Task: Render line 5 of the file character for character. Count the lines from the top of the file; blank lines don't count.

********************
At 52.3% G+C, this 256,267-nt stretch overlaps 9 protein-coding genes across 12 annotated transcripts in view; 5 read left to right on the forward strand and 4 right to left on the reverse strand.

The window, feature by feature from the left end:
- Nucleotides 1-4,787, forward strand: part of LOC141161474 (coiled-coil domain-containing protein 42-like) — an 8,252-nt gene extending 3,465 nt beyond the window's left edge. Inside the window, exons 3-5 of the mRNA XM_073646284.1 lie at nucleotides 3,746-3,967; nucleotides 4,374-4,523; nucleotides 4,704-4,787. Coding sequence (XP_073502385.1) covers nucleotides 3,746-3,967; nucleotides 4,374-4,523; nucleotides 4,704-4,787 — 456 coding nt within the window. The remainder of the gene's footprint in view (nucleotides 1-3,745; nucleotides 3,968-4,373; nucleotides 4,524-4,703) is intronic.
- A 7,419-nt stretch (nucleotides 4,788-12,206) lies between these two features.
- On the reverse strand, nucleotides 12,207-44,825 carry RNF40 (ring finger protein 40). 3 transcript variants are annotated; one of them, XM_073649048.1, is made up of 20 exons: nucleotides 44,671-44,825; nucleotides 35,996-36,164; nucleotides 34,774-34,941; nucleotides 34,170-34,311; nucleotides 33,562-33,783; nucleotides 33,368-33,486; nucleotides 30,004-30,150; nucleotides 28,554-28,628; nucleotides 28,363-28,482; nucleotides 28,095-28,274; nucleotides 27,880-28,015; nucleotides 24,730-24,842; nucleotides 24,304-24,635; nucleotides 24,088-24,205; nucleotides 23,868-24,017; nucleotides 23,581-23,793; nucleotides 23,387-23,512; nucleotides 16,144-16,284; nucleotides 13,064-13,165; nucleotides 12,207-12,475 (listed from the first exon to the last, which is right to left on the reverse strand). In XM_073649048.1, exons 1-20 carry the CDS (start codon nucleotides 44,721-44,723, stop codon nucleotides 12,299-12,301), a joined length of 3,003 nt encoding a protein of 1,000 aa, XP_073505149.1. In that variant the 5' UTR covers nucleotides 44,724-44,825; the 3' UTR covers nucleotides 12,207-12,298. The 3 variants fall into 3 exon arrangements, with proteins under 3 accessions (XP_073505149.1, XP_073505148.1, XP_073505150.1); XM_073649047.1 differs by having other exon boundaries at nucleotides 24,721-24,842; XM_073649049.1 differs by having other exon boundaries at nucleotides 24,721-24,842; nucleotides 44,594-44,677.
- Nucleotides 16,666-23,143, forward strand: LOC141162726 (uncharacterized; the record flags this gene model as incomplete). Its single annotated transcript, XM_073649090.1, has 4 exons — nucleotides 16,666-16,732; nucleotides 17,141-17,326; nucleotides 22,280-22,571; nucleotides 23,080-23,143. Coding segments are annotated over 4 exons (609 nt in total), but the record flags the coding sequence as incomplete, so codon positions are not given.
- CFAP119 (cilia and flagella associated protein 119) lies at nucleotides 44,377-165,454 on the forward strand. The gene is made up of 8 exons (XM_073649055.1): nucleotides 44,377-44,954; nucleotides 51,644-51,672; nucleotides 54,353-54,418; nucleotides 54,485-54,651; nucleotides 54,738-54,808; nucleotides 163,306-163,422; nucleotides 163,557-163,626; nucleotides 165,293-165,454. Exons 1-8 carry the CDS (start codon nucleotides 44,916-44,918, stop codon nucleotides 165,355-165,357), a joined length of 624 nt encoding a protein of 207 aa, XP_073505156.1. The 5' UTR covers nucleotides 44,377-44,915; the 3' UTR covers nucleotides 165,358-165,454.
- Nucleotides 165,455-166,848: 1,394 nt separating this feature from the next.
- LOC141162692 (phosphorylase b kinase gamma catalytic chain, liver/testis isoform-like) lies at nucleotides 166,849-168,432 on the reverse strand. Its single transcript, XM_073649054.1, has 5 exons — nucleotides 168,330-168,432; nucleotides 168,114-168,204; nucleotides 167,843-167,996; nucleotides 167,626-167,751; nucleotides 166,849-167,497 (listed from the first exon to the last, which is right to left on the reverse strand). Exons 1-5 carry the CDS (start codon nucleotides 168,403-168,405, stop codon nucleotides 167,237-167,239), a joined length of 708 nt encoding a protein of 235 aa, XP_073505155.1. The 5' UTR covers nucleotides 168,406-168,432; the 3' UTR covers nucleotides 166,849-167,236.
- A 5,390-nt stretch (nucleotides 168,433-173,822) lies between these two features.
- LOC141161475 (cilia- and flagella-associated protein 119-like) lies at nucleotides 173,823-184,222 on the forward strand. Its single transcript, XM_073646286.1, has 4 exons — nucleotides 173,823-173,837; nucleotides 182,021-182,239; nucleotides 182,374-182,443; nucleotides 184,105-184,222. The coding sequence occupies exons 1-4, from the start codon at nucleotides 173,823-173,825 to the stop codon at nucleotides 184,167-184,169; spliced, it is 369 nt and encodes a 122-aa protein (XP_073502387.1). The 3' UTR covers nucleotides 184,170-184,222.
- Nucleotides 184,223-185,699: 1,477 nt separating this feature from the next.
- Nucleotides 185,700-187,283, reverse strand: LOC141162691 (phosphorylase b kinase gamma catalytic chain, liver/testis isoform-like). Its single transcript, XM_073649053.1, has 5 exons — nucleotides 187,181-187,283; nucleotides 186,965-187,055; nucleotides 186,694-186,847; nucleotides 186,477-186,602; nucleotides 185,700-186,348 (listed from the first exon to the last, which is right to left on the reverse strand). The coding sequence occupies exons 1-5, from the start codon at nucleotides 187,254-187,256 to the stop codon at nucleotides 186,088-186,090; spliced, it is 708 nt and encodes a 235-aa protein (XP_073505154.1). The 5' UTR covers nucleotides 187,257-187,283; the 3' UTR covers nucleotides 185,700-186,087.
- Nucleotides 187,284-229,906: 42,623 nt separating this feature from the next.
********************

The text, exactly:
- On the reverse strand, nucleotides 12,207-44,825 carry RNF40 (ring finger protein 40). 3 transcript variants are annotated; one of them, XM_073649048.1, is made up of 20 exons: nucleotides 44,671-44,825; nucleotides 35,996-36,164; nucleotides 34,774-34,941; nucleotides 34,170-34,311; nucleotides 33,562-33,783; nucleotides 33,368-33,486; nucleotides 30,004-30,150; nucleotides 28,554-28,628; nucleotides 28,363-28,482; nucleotides 28,095-28,274; nucleotides 27,880-28,015; nucleotides 24,730-24,842; nucleotides 24,304-24,635; nucleotides 24,088-24,205; nucleotides 23,868-24,017; nucleotides 23,581-23,793; nucleotides 23,387-23,512; nucleotides 16,144-16,284; nucleotides 13,064-13,165; nucleotides 12,207-12,475 (listed from the first exon to the last, which is right to left on the reverse strand). In XM_073649048.1, exons 1-20 carry the CDS (start codon nucleotides 44,721-44,723, stop codon nucleotides 12,299-12,301), a joined length of 3,003 nt encoding a protein of 1,000 aa, XP_073505149.1. In that variant the 5' UTR covers nucleotides 44,724-44,825; the 3' UTR covers nucleotides 12,207-12,298. The 3 variants fall into 3 exon arrangements, with proteins under 3 accessions (XP_073505149.1, XP_073505148.1, XP_073505150.1); XM_073649047.1 differs by having other exon boundaries at nucleotides 24,721-24,842; XM_073649049.1 differs by having other exon boundaries at nucleotides 24,721-24,842; nucleotides 44,594-44,677.